In this article we look at the concept of managed availability in detail and see how health sets come into the picture.
As a mailbox server, MS Exchange would want all its users to have a hassle free mailing experience. Many of the earlier Exchange editions made use of an external application to make sure that all components are working properly and that user operations would be successfully carried out. However the more recent editions of MS Exchange do not have any such requirement, and instead come with an in-built functionality to scan all internal components responsible for efficient working of the application. This feature is the Managed Availability, present in the 2013 and subsequent editions of MS Exchange. This provides built-in features for monitoring and recovery actions.
This can also be called Active Monitoring or Active Local Monitoring. It can broadly be described as an integration of the recovery and monitoring techniques built in the high availability platform of MS Exchange. The Managed Availability feature has been created to recover from a problem right when it is spotted or discovered by the system. This feature unlike the previous ones, will not attempt to find the root cause of the problem. It is more focused on addressing problems in the key areas of the application, which are:
- AVAILABILITY – Are users able to access the service?
- LATENCY – What kind of experience are the users having?
- ERRORS – Can the users successfully accomplish their tasks.
The health view available in Managed Availability consist of Internal and External health view. The internal health view makes use of health sets. Managed Availability makes use of probes, monitors and responders for monitoring all components of Exchange 2013. A collection of monitors, probes and responders used for a single component are referred to as a Health Set. The health sets determines the health of each component as healthy or unhealthy.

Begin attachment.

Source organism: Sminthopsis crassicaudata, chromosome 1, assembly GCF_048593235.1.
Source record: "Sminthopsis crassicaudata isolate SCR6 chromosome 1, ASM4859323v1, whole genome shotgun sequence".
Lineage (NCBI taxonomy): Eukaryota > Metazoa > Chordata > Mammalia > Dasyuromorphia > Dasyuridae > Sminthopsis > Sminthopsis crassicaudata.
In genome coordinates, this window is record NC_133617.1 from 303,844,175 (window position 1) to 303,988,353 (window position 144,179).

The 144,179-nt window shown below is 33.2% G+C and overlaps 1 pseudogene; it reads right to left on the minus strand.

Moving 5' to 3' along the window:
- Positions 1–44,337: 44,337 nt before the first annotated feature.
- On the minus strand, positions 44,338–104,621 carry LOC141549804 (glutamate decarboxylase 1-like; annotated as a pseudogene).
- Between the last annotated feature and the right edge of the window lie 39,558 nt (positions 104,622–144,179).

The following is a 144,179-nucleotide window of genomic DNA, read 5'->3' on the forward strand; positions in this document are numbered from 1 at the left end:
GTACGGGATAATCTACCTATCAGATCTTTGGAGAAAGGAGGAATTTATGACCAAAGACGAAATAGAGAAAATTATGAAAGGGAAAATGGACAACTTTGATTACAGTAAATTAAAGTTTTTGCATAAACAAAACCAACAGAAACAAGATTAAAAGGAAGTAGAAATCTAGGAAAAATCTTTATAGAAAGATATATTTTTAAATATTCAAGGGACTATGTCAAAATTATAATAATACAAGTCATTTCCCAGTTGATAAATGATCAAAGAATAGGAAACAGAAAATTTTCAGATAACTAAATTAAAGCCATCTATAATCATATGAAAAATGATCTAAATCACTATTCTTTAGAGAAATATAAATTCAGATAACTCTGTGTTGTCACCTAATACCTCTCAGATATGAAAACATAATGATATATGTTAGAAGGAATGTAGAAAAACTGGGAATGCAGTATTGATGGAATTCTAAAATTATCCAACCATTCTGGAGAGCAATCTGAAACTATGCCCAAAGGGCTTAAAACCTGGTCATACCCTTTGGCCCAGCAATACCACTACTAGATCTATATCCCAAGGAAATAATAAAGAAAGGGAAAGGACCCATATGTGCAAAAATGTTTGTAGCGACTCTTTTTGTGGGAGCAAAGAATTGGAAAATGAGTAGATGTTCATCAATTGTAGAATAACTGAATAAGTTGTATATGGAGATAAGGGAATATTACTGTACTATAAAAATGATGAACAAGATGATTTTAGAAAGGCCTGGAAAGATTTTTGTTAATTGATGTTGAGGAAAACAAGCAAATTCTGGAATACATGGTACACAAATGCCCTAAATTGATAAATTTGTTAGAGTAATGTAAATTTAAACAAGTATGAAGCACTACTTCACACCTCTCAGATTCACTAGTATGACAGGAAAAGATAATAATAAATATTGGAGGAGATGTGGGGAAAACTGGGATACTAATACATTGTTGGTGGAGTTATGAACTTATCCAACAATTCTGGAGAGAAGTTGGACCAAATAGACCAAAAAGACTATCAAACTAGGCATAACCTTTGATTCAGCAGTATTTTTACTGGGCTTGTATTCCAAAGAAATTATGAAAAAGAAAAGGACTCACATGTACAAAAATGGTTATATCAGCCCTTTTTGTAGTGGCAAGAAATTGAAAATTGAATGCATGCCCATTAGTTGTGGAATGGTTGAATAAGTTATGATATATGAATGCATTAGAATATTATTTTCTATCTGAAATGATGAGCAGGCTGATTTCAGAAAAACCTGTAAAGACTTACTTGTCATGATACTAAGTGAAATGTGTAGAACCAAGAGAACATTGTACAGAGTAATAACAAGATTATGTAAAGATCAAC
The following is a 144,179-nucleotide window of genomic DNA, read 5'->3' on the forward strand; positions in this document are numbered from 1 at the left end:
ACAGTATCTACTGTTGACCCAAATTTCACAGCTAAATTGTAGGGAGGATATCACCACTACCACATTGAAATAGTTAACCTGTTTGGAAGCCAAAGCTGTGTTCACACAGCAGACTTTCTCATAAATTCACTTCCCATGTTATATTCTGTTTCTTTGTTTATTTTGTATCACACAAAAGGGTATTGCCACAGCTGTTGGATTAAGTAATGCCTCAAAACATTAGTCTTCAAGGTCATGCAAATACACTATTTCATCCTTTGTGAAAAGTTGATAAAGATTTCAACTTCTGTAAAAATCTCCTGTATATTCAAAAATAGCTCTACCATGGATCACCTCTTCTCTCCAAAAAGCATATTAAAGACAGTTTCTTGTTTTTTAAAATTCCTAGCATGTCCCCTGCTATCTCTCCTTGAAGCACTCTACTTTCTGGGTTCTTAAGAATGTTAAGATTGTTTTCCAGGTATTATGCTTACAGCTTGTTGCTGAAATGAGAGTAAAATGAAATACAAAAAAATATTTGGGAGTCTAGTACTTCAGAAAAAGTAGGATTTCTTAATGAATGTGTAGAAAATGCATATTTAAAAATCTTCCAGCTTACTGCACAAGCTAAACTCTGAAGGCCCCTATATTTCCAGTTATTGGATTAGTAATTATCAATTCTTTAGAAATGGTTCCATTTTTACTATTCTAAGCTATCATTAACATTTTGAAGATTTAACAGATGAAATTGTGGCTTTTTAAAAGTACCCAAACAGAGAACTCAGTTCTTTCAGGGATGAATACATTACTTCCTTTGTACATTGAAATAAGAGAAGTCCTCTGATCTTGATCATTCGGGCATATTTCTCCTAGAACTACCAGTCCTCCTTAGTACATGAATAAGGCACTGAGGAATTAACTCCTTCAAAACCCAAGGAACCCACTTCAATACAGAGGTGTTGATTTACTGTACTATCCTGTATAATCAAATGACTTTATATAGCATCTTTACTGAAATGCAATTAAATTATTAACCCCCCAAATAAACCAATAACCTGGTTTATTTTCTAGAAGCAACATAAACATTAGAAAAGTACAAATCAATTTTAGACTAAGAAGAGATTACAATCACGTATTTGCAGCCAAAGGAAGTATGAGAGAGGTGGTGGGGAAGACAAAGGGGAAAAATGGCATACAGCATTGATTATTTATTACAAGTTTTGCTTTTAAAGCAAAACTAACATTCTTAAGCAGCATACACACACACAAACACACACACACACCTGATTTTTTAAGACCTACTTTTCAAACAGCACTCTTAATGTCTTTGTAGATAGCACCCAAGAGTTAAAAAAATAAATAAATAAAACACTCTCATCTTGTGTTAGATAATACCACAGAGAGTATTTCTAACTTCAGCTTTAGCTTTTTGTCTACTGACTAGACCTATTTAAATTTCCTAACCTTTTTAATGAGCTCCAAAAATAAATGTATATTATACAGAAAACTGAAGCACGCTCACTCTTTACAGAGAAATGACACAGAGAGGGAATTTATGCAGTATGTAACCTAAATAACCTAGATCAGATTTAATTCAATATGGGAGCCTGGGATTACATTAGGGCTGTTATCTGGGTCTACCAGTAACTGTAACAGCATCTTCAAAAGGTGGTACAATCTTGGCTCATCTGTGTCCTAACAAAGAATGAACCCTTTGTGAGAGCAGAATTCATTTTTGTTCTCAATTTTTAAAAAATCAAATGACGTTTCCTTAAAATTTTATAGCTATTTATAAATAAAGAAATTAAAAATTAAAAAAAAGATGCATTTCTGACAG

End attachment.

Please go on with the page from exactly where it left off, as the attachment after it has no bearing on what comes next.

External View in Managed Availability consist of Health Groups, which is exposed to the external applications used for monitoring Exchange components. The four main types of health groups in Exchange are as follows:
- CUSTOMER TOUCH POINTS – These include the components affecting real time interactions taking place between users, like protocols or information store.
- SERVICE COMPONENTS – This includes components which do not have any real time or direct interactions, like MS Exchange Mailbox Replication Service.
- SERVER COMPONENTS – This includes the physical components of a server, like memory, disk space and networking.
- DEPENDENCY AVAILABILITY – Ability of the server to access necessary dependencies, like DNS or Active Directory.
The role health groups in keeping an Ms Exchange Server is rather critical and it can also help you reduce the need to perform ost recovery operations.
This part of Managed Availability provides an administrator, that can be used for performing multiple important tasks. It can configure aspects of managed availability monitors, probes and responders. Fine tune few thresholds typically used by managed availability. Overrides can enable emergency actions during unexpected events which require different configuration. When applied to a single server, it is called Server Override. When applied to a group of servers, it is called Global Override. The configuration of Server Override is stored in Windows Registry, on server where override is applied. The configuration of Global Override is stored in Active Directory
Van Sutton is a data recovery expert in DataNumen, Inc., which is the world leader in data recovery technologies, including repair Outlook email and bkf recovery software products. For more information visit www.datanumen.com